RZ: We would have base blitzes, sub blitzes and nickel blitzes. We would have about 100 total, which were variations or little changes here and there- like changing gaps. This is where you spend the spring and in summer camp trying to figure out. We kept it at 8 pressures because that’s what I felt my guys could master. I felt like every year there were certain blitzes, kids were better at, for whatever reason. Then there were some that just didn’t work. As good as they looked on tape, as much as you liked them, they just didn’t work with what you had. They didn’t perform well. You must be smart enough to get them out of it. You also must know what your guys can do and what they can handle. Know what they can do and don’t give them any more.
MK: What is the most effective way to practice zone pressures?
RZ: To me, the 9 on 7 Drill. Every day we’re having a blitz period. It’s that important. We would have 40 plays of blitz a day at Illinois. What we usually do is have a run-through before practice that was a blitz period. We’ll go offense vs. defense, bodies on bodies. It was all scripted. We would also do it at the end of practice and during our team periods because that’s the kind of team we were. You have to practice against no-huddle schemes, so guys must be on the same page. If your offense is not a tempo team, it’s hard to prepare for a tempo team. You can’t have a certain blitz check based on formation because the offense will figure that out. You can’t run the same blitz every time they trade the tight end, etc.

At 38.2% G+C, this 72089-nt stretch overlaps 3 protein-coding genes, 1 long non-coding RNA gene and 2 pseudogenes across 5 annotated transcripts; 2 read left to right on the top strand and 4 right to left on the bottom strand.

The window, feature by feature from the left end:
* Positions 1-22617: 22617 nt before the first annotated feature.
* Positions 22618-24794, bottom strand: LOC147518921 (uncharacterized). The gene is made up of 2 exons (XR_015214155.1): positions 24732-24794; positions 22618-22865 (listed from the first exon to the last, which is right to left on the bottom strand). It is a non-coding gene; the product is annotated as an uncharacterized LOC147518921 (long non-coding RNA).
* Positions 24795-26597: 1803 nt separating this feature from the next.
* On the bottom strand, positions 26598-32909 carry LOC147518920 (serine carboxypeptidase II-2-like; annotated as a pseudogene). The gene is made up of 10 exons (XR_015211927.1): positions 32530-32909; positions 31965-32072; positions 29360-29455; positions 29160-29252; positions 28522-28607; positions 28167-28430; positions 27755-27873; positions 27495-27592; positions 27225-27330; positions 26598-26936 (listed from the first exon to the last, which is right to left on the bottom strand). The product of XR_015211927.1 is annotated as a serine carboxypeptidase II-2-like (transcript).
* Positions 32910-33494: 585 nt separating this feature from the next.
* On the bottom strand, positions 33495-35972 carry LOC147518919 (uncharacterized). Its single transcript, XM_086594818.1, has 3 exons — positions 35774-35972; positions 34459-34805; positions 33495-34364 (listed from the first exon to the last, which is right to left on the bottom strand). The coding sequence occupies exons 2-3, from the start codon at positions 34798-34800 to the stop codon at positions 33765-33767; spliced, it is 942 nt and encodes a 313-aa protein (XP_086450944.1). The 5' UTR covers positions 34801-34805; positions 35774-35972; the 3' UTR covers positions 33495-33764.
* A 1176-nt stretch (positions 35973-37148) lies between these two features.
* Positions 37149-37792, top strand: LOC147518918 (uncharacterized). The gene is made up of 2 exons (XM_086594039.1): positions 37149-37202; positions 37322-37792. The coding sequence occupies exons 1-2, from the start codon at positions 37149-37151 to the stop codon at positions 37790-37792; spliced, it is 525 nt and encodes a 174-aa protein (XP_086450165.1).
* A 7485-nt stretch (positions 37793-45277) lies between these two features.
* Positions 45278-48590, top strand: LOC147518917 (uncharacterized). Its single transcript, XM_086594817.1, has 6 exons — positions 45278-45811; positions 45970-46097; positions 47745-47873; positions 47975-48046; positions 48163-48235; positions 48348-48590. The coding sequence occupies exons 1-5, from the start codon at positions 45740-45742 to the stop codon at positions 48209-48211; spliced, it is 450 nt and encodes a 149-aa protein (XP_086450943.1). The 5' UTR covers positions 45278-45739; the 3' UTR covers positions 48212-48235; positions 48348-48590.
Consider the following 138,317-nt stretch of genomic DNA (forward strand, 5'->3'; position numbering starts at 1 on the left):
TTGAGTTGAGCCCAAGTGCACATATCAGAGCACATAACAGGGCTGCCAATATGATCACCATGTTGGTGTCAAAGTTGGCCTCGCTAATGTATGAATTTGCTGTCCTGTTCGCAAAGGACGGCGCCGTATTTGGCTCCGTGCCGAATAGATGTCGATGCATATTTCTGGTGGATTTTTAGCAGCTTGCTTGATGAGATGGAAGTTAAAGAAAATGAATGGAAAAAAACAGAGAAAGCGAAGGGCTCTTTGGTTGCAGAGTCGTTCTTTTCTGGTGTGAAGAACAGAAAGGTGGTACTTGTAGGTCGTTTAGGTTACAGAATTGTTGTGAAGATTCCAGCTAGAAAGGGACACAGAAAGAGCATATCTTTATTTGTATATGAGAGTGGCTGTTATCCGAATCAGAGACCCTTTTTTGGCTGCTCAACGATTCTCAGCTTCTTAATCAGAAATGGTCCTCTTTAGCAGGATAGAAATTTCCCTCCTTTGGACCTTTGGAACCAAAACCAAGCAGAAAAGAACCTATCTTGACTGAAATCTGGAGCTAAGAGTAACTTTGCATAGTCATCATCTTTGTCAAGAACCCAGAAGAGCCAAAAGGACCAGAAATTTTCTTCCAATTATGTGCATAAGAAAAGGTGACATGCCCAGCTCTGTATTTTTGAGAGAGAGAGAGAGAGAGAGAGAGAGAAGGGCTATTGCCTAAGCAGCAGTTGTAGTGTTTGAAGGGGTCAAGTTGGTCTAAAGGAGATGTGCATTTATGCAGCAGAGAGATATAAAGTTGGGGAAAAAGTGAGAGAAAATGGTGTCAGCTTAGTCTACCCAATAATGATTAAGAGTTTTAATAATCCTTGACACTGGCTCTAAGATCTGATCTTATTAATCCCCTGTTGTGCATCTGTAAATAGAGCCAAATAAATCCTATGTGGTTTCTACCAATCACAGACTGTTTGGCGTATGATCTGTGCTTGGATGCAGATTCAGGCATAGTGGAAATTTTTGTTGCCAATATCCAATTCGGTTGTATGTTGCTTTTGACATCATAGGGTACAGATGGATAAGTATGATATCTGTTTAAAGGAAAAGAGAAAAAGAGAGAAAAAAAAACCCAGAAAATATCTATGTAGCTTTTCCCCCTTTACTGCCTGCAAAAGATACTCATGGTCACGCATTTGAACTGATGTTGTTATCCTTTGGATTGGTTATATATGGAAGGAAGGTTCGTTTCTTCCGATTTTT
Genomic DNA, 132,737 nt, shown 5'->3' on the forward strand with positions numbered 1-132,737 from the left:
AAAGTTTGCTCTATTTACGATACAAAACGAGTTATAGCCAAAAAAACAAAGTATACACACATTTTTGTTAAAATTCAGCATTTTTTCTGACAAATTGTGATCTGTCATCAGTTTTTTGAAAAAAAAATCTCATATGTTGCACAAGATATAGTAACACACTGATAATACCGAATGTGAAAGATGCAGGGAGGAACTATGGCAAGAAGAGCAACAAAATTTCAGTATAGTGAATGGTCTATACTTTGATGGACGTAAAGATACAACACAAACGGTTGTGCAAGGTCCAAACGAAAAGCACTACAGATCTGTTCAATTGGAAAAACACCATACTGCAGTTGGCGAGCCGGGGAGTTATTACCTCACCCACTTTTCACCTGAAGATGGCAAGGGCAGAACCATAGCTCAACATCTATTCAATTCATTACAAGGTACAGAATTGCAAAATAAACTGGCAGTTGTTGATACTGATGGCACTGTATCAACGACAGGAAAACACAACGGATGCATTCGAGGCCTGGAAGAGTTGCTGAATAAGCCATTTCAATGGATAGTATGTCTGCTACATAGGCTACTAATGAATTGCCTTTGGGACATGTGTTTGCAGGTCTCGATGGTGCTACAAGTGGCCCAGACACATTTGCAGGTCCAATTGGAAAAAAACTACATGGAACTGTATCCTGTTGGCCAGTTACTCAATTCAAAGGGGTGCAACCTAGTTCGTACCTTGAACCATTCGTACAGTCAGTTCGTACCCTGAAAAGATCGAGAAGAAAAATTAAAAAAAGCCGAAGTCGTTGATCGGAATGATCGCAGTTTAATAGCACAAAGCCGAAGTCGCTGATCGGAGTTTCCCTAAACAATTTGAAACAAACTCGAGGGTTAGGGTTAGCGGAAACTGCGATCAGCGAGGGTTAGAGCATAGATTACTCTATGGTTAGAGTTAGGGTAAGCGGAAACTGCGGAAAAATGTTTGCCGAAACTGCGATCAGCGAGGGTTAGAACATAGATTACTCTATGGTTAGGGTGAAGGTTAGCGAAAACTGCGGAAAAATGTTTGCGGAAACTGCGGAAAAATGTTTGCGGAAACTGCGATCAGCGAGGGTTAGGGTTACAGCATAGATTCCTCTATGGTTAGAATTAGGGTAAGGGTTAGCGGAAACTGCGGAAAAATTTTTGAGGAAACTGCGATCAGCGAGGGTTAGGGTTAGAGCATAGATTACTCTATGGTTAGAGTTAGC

MK: A lot of coaches distinguish their pressure packages between horizontal and vertical pressure. Do you classify your blitzes in the same way?
RZ: I never really thought in those terms. You could think of a vertical pressure when you’re bringing a second or third level player and a horizontal pressure is twisting the first level defensive lineman. Most people think that the vertical pressures attack the pass game while the horizontal pressures attack the run game. That’s not necessarily true. It goes back to things that you do well attacking the offense. Sometimes you have to use a horizontal blitz to attack the pass game. Think about how many times you saw Tim Tebow always rolling to his left? Well, as a defensive guy, why would you want that guy going to his left? We used to design things against Michael Vick at Philadelphia. We would not let him roll to his right. We would build a wall. Now your blitz has to be good against a two-man side or three-man side. It doesn’t have to be the open side or closed side.
MK: Coach, pleasure speaking with you. Thanks for your time and insight.
RZ: Glad I can help, Mike. Always fun to talk football.